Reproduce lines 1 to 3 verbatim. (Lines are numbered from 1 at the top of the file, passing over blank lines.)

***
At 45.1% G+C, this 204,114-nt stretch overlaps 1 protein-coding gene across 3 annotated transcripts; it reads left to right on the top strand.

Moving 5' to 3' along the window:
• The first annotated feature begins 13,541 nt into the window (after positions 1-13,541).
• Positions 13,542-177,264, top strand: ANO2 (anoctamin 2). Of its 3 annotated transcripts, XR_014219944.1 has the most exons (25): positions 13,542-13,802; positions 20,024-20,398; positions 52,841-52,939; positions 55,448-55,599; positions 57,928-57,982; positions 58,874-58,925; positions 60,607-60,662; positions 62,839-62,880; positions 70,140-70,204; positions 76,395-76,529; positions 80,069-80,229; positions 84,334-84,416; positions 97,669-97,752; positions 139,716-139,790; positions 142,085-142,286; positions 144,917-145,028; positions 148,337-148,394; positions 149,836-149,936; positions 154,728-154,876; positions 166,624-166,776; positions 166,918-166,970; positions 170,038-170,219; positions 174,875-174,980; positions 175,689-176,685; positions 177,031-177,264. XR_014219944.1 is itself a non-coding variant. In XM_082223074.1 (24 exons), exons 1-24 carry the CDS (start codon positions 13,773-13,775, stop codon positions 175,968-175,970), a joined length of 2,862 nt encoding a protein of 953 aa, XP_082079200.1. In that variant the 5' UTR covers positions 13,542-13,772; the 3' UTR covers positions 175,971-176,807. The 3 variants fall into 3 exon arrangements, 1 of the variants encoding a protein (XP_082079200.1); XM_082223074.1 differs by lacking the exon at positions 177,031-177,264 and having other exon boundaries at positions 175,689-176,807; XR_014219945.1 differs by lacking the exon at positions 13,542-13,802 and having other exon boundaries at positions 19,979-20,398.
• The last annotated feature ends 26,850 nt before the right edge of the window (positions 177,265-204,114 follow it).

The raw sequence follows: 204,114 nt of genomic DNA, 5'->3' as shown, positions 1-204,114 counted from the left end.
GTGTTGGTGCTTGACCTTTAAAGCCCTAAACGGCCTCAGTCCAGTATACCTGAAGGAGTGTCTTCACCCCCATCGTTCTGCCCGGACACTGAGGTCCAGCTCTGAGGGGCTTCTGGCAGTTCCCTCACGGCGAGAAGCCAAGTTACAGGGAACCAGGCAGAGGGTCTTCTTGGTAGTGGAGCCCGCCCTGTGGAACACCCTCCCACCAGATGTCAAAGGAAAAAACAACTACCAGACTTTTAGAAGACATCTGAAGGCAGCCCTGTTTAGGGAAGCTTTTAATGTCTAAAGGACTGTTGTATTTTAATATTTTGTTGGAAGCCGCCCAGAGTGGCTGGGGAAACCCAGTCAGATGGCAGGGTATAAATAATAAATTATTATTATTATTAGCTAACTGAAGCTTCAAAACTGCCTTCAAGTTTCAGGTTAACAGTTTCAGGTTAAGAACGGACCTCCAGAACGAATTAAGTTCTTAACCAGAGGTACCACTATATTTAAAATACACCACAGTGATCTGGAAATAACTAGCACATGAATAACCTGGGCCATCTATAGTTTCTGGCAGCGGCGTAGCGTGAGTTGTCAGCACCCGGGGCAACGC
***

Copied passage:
At 45.1% G+C, this 204,114-nt stretch overlaps 1 protein-coding gene across 3 annotated transcripts; it reads left to right on the top strand.

Moving 5' to 3' along the window:
• The first annotated feature begins 13,541 nt into the window (after positions 1-13,541).